How to get preapproved for a mortgage

The mortgage preapproval process is fairly easy. First-time homebuyers only need to submit minimal financial info and get a credit check.

Elissa Zack Sigel

Elissa Suh & Zack Sigel

Published January 27, 2020

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KEY TAKEAWAYS

  • Mortgage preapproval is a conditional estimate from the lender of how much you can afford

  • Lenders need to check your credit score for preapproval, but don’t need financial documents until actual approval

  • Preapproval involves a soft pull of your credit report, which won’t hurt your credit in the way a hard inquiry might

  • You can get multiple preapprovals for a mortgage — in fact, shopping around can help you get better mortgage rates

When you purchase a home, you will probably have to take out a mortgage, which is a loan specifically meant for buying a house. Mortgage preapproval is how much a lender is willing to lend you, based on your credit score and financial standing. The preapproval is just an estimate of how much mortgage you can afford — you’ll still have to get actual approval later down the line in the mortgage process.

A preapproval letter shows the real estate agent that you have the financial capability to pay for a house. (Homebuyers often won’t be able to place a bid or make an offer on a home without one.)

Luckily, getting preapproved for a mortgage is fairly easy since it involves a brief check of your finances and credit history. Most mortgage preapprovals are processed within hours, and they usually take no longer than a day.

You only need to get preapproved once and are not obligated to take out a mortgage from the lender who preapproved you. You can actually save money by seeking out different lenders who might offer you better interest rates.

In this article:

The difference between preapproval and prequalification

Some mortgage lenders may use either “preapproval” or “prequalification” to mean the same thing. But when lenders do make a distinction between preapproval and prequalification, based on how much information they look at from the borrower. Prequalification is a broad and informal look at your financial background, so it’s usually a weaker designation or more preliminary first step. Preapproval on the other hand requires a credit check so it carries more weight.

How do I get preapproved for a mortgage?

It’s a good idea for first-time home buyers to have an idea of how much they can afford, so they don't get taken advantage of by lenders. The lender will quote you a loan amount as well as an interest rate. (You can see today’s mortgages rates here.) Keep in mind that you may get preapproved for a higher amount than you can afford, but don’t let it get to your head and try to stay within your budget.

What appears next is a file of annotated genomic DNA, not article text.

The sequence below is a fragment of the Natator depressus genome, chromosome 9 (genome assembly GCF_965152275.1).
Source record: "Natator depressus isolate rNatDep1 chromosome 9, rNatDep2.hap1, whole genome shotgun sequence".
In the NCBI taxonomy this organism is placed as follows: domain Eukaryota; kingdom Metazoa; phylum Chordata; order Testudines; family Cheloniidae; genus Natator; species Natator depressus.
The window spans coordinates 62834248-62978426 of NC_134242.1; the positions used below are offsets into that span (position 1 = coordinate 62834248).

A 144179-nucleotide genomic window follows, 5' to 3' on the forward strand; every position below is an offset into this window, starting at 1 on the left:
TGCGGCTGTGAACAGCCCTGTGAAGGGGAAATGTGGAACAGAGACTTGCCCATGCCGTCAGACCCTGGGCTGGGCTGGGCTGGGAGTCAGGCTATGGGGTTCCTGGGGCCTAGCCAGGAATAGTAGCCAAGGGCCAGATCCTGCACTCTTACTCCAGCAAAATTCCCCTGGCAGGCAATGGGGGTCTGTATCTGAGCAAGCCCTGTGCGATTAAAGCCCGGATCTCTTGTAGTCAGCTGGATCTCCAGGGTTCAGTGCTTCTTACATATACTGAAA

You can check out how much house you can afford with our mortgage calculator, which shows your projected monthly mortgage payments.

Find a lender

To get preapproved for a mortgage, tell your lender — like a bank or credit union — that you’re shopping for a house and need to take out a mortgage. Ask them for preapproval and they’ll guide you through the mortgage preapproval process. You might even be able to get mortgage preapproval online on the lender’s website or over the phone.

If you aren’t sure how to pick a lender, you can ask your real estate agent, who may be able to recommend one suitable to your financial situation or unique circumstance if you have one. You might even try to get an online loan. (Keep in mind that you can and should get multiple preapprovals from different lenders, which we’ll talk about later but for now just focus on getting one preapproval first.)

Get your credit history

Getting mortgage preapproval involves looking at your credit history. You’ll provide your Social Security number so the lender can run a credit check and look at your credit score. The FICO Score is most commonly used by lenders.

Getting preapproved involves a soft credit pull, which means that the bank looks at your credit, but it won’t hurt your credit in the way a hard inquiry might.

When it comes time for actual approval, the lender will perform a hard inquiry. However, credit bureaus can usually tell when you’re requesting multiple hard inquiries over a period of time. Generally, they will only dock you for the first inquiry as long as the subsequent inquiries are done within a specific time frame.